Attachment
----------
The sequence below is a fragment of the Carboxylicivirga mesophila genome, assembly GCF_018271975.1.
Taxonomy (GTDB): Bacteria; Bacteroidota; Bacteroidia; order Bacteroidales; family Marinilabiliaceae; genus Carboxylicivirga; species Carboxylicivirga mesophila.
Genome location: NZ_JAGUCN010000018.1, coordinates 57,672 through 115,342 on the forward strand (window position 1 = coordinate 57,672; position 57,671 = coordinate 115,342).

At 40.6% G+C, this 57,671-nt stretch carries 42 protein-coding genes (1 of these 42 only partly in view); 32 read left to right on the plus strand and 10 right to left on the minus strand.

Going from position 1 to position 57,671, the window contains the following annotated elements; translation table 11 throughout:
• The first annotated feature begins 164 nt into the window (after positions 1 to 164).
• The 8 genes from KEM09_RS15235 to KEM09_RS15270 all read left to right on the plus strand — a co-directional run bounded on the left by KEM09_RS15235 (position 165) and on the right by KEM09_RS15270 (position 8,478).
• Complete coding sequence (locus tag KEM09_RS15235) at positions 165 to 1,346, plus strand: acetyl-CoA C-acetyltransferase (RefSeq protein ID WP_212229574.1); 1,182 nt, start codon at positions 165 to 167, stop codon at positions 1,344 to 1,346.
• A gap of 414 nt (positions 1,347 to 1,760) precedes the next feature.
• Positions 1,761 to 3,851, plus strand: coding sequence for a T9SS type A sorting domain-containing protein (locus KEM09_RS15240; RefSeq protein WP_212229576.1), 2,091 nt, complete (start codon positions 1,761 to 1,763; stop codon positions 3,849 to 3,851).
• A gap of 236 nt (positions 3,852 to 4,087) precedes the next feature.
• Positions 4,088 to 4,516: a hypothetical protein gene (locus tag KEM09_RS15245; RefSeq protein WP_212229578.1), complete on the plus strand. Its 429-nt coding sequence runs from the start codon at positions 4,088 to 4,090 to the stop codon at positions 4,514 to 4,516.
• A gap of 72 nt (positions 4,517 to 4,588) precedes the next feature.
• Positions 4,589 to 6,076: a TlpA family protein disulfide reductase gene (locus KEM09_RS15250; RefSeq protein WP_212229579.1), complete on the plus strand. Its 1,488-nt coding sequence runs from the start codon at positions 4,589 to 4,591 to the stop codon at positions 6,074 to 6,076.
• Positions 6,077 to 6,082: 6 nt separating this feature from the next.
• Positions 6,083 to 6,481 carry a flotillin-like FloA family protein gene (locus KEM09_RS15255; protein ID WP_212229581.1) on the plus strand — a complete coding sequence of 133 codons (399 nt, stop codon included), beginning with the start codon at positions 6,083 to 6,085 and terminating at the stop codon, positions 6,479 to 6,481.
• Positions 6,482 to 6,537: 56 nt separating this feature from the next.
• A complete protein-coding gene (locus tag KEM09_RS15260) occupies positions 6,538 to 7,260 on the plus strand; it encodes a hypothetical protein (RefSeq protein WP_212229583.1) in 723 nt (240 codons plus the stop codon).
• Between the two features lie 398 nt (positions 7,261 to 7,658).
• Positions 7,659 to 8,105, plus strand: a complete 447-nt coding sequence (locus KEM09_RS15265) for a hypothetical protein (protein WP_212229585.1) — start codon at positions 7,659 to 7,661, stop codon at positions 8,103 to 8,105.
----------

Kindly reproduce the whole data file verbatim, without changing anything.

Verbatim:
The sequence below is a fragment of the Carboxylicivirga mesophila genome, assembly GCF_018271975.1.
Taxonomy (GTDB): Bacteria; Bacteroidota; Bacteroidia; order Bacteroidales; family Marinilabiliaceae; genus Carboxylicivirga; species Carboxylicivirga mesophila.
Genome location: NZ_JAGUCN010000018.1, coordinates 57,672 through 115,342 on the forward strand (window position 1 = coordinate 57,672; position 57,671 = coordinate 115,342).

At 40.6% G+C, this 57,671-nt stretch carries 42 protein-coding genes (1 of these 42 only partly in view); 32 read left to right on the plus strand and 10 right to left on the minus strand.

Going from position 1 to position 57,671, the window contains the following annotated elements; translation table 11 throughout:
• The first annotated feature begins 164 nt into the window (after positions 1 to 164).
• The 8 genes from KEM09_RS15235 to KEM09_RS15270 all read left to right on the plus strand — a co-directional run bounded on the left by KEM09_RS15235 (position 165) and on the right by KEM09_RS15270 (position 8,478).
• Complete coding sequence (locus tag KEM09_RS15235) at positions 165 to 1,346, plus strand: acetyl-CoA C-acetyltransferase (RefSeq protein ID WP_212229574.1); 1,182 nt, start codon at positions 165 to 167, stop codon at positions 1,344 to 1,346.
• A gap of 414 nt (positions 1,347 to 1,760) precedes the next feature.
• Positions 1,761 to 3,851, plus strand: coding sequence for a T9SS type A sorting domain-containing protein (locus KEM09_RS15240; RefSeq protein WP_212229576.1), 2,091 nt, complete (start codon positions 1,761 to 1,763; stop codon positions 3,849 to 3,851).
• A gap of 236 nt (positions 3,852 to 4,087) precedes the next feature.
• Positions 4,088 to 4,516: a hypothetical protein gene (locus tag KEM09_RS15245; RefSeq protein WP_212229578.1), complete on the plus strand. Its 429-nt coding sequence runs from the start codon at positions 4,088 to 4,090 to the stop codon at positions 4,514 to 4,516.
• A gap of 72 nt (positions 4,517 to 4,588) precedes the next feature.
• Positions 4,589 to 6,076: a TlpA family protein disulfide reductase gene (locus KEM09_RS15250; RefSeq protein WP_212229579.1), complete on the plus strand. Its 1,488-nt coding sequence runs from the start codon at positions 4,589 to 4,591 to the stop codon at positions 6,074 to 6,076.
• Positions 6,077 to 6,082: 6 nt separating this feature from the next.
• Positions 6,083 to 6,481 carry a flotillin-like FloA family protein gene (locus KEM09_RS15255; protein ID WP_212229581.1) on the plus strand — a complete coding sequence of 133 codons (399 nt, stop codon included), beginning with the start codon at positions 6,083 to 6,085 and terminating at the stop codon, positions 6,479 to 6,481.
• Positions 6,482 to 6,537: 56 nt separating this feature from the next.
• A complete protein-coding gene (locus tag KEM09_RS15260) occupies positions 6,538 to 7,260 on the plus strand; it encodes a hypothetical protein (RefSeq protein WP_212229583.1) in 723 nt (240 codons plus the stop codon).
• Between the two features lie 398 nt (positions 7,261 to 7,658).
• Positions 7,659 to 8,105, plus strand: a complete 447-nt coding sequence (locus KEM09_RS15265) for a hypothetical protein (protein WP_212229585.1) — start codon at positions 7,659 to 7,661, stop codon at positions 8,103 to 8,105.